Sovie’s next Instagram post on March 12 contained just one word: “Speechless.”
The Principia beach volleyball team was halfway through their season when it was canceled. The 10-person roster, led by four seniors, had the week off before Spring break after a hard-fought loss against Missouri Baptist University.
In that match, senior Devon Marunde capped off her four-year career with a win in two straight sets. Marunde’s teammates say they loved her joyful nature on the sand, always holding a smile in the middle of a match.
As a three-sport threat, playing soccer and basketball as well, Sophia Hathaway has been described by teammates as someone that will always bring a positive attitude and pick other players up when needed. She constantly brought her hard work ethic to whichever sport she played on a particular day.
Mesa Goebel brought great metaphysical thought to the beach volleyball team at the perfect times. Her tenacious spirit made her a good pairing with junior Sarah Ungerleider.
“They were the best teammates that I could ask for,” said Victoria Vandiver. “I could not be more grateful to play with them for four years.”
Vandiver came into freshman year brand new to the beach game. Her hard-working mentality on the sand made her a great setter for whoever she partnered with. Vandiver and Hathaway together had a joyous, gritty approach in their final season as Panthers.
“Beach was a new sport to Prin, when we came in as freshmen and we all fell in love with it,” said Vandiver.
The 7’s rugby team was prepared to start its Spring season with a tournament in Louisiana two days after the season was cancelled. In preparation, they had been practicing since Winter break.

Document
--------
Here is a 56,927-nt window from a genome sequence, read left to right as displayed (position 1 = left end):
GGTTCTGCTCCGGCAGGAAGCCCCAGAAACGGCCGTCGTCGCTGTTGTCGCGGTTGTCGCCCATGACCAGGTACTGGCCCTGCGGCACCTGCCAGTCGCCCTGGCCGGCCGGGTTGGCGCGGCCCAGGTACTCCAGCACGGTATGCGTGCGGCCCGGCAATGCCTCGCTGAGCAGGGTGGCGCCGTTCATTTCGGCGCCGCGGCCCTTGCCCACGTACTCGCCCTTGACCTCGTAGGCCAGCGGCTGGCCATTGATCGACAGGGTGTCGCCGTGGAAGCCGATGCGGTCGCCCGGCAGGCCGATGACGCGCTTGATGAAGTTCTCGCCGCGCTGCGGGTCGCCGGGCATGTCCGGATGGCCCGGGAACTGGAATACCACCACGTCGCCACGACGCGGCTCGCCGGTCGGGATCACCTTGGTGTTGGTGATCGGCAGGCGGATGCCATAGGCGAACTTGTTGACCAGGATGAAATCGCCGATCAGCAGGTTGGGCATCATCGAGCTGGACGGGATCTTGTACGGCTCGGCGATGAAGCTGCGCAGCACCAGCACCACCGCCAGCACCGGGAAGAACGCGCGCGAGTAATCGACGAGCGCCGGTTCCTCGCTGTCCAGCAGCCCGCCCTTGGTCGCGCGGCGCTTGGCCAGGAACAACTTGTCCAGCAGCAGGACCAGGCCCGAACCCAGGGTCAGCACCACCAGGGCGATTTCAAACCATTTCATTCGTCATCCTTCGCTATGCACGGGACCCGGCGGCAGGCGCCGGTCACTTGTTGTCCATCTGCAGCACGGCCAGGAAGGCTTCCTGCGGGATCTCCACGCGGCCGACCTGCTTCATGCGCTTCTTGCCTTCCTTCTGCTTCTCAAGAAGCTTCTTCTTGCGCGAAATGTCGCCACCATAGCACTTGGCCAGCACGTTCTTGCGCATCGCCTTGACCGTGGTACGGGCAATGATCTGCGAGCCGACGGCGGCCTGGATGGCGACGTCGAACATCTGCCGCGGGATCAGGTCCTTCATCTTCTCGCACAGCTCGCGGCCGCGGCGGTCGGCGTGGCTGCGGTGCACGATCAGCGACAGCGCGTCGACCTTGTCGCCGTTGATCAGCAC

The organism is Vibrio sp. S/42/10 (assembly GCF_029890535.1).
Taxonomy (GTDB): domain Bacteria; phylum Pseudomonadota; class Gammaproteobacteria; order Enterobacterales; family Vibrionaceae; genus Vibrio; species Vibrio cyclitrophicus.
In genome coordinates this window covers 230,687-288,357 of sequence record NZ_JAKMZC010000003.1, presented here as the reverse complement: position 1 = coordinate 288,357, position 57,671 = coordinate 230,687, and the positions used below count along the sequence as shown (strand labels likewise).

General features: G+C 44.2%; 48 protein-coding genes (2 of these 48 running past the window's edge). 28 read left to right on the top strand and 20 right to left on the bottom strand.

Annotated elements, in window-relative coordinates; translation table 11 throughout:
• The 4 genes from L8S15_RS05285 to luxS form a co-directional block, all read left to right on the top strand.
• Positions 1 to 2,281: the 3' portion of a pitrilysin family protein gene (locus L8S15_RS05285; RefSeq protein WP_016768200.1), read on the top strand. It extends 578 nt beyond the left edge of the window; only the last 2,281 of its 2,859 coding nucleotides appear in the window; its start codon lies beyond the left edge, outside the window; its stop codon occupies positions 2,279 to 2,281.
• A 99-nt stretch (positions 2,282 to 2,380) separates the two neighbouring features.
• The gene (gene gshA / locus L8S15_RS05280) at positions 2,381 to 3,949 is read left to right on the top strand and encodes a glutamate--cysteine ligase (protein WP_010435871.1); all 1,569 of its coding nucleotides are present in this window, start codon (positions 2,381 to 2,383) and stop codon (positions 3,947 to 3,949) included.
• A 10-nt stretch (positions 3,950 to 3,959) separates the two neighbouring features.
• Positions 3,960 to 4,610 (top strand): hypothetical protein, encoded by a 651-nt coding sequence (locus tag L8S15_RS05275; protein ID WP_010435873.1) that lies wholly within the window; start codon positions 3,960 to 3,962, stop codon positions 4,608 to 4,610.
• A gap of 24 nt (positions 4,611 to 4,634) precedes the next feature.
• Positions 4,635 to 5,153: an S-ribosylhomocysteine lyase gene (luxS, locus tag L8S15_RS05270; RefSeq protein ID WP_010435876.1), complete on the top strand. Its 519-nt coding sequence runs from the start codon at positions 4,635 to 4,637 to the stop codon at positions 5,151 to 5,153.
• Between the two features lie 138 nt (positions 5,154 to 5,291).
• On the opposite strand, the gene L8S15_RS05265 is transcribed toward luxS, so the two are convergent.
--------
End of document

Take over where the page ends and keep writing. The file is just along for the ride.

It would likely have been a special season for the Thunder Chickens. They returned seven seniors from the previous year, when they finished with a 10-4 record and a trip to the National Championships.
“With how strong we were – returning players, an All-American, experienced guys – we were planning on going out there and trying to win the whole thing,” said senior Dylan Sheets
Six of the seniors – George Agai, Nick Jacobs, Pyetha Kyaw, Scott Marunde, Bubba Sugarman, and Sheets – spent all four years on the team. Each of them left their hearts on the pitch, often competing against Division 1 opponents.
TreVaughn Goodman, a USA Rugby 7’s All-American, took the squad to the next level with his three seasons at wing. His contributions to the Thunder Chickens were every bit as significant as his to the basketball team during the Winter season.
“I love each and every one of those guys from the bottom of my heart,” said Sheets.
The Panthers’ six Spring sports teams benefited greatly from the leadership of their seniors. The 27 of them may not have gotten a traditional Senior Day, but their teammates, coaches, and parents realize all that they brought to Principia College during their careers.
“The hardest part was not knowing what game would be your last,” said Daugherty.